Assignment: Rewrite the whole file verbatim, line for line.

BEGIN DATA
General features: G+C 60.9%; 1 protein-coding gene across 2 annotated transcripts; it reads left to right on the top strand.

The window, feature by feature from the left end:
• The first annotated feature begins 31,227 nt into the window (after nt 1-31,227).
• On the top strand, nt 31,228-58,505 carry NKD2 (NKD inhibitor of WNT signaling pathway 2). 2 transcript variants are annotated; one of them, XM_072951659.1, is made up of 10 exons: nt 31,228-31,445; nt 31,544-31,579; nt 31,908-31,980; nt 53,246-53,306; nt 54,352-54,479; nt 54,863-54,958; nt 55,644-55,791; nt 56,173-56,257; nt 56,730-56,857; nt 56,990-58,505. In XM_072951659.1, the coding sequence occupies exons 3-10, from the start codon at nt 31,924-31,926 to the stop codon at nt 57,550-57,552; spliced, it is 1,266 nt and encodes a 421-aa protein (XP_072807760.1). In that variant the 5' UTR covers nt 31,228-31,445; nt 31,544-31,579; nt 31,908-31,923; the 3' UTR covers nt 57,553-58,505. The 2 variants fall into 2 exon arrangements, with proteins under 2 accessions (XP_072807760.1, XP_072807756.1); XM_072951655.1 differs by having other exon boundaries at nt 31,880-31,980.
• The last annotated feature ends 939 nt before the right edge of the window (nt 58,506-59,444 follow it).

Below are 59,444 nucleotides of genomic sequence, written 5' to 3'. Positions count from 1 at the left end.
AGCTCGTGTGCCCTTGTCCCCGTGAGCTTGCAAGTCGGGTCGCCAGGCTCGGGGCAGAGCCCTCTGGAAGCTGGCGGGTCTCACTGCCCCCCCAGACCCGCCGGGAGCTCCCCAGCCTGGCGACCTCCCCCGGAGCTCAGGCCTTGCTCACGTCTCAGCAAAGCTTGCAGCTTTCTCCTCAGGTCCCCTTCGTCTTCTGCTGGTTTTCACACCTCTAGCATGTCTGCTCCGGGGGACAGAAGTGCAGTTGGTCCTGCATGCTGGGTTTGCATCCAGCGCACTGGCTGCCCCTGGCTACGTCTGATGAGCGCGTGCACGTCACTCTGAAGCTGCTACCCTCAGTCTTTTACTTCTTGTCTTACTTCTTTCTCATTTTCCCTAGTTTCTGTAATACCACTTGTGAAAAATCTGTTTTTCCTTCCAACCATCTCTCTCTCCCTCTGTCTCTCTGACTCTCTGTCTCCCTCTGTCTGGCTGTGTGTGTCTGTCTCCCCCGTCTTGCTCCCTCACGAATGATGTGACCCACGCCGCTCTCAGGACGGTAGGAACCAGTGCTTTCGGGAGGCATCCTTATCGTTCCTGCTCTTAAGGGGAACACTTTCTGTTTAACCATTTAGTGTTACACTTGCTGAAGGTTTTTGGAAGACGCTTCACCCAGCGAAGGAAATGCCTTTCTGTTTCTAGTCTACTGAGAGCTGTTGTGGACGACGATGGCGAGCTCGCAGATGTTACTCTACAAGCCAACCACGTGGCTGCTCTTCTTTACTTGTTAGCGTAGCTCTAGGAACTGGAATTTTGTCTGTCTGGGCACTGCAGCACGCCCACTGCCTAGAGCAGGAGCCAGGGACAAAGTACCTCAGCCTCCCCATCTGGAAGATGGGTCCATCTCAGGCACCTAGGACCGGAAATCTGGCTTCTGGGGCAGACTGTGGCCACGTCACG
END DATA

General features: G+C 60.9%; 1 protein-coding gene across 2 annotated transcripts; it reads left to right on the top strand.

The window, feature by feature from the left end:
• The first annotated feature begins 31,227 nt into the window (after nt 1-31,227).
• On the top strand, nt 31,228-58,505 carry NKD2 (NKD inhibitor of WNT signaling pathway 2). 2 transcript variants are annotated; one of them, XM_072951659.1, is made up of 10 exons: nt 31,228-31,445; nt 31,544-31,579; nt 31,908-31,980; nt 53,246-53,306; nt 54,352-54,479; nt 54,863-54,958; nt 55,644-55,791; nt 56,173-56,257; nt 56,730-56,857; nt 56,990-58,505. In XM_072951659.1, the coding sequence occupies exons 3-10, from the start codon at nt 31,924-31,926 to the stop codon at nt 57,550-57,552; spliced, it is 1,266 nt and encodes a 421-aa protein (XP_072807760.1). In that variant the 5' UTR covers nt 31,228-31,445; nt 31,544-31,579; nt 31,908-31,923; the 3' UTR covers nt 57,553-58,505. The 2 variants fall into 2 exon arrangements, with proteins under 2 accessions (XP_072807760.1, XP_072807756.1); XM_072951655.1 differs by having other exon boundaries at nt 31,880-31,980.
• The last annotated feature ends 939 nt before the right edge of the window (nt 58,506-59,444 follow it).

Below are 59,444 nucleotides of genomic sequence, written 5' to 3'. Positions count from 1 at the left end.
AGCTCGTGTGCCCTTGTCCCCGTGAGCTTGCAAGTCGGGTCGCCAGGCTCGGGGCAGAGCCCTCTGGAAGCTGGCGGGTCTCACTGCCCCCCCAGACCCGCCGGGAGCTCCCCAGCCTGGCGACCTCCCCCGGAGCTCAGGCCTTGCTCACGTCTCAGCAAAGCTTGCAGCTTTCTCCTCAGGTCCCCTTCGTCTTCTGCTGGTTTTCACACCTCTAGCATGTCTGCTCCGGGGGACAGAAGTGCAGTTGGTCCTGCATGCTGGGTTTGCATCCAGCGCACTGGCTGCCCCTGGCTACGTCTGATGAGCGCGTGCACGTCACTCTGAAGCTGCTACCCTCAGTCTTTTACTTCTTGTCTTACTTCTTTCTCATTTTCCCTAGTTTCTGTAATACCACTTGTGAAAAATCTGTTTTTCCTTCCAACCATCTCTCTCTCCCTCTGTCTCTCTGACTCTCTGTCTCCCTCTGTCTGGCTGTGTGTGTCTGTCTCCCCCGTCTTGCTCCCTCACGAATGATGTGACCCACGCCGCTCTCAGGACGGTAGGAACCAGTGCTTTCGGGAGGCATCCTTATCGTTCCTGCTCTTAAGGGGAACACTTTCTGTTTAACCATTTAGTGTTACACTTGCTGAAGGTTTTTGGAAGACGCTTCACCCAGCGAAGGAAATGCCTTTCTGTTTCTAGTCTACTGAGAGCTGTTGTGGACGACGATGGCGAGCTCGCAGATGTTACTCTACAAGCCAACCACGTGGCTGCTCTTCTTTACTTGTTAGCGTAGCTCTAGGAACTGGAATTTTGTCTGTCTGGGCACTGCAGCACGCCCACTGCCTAGAGCAGGAGCCAGGGACAAAGTACCTCAGCCTCCCCATCTGGAAGATGGGTCCATCTCAGGCACCTAGGACCGGAAATCTGGCTTCTGGGGCAGACTGTGGCCACGTCACG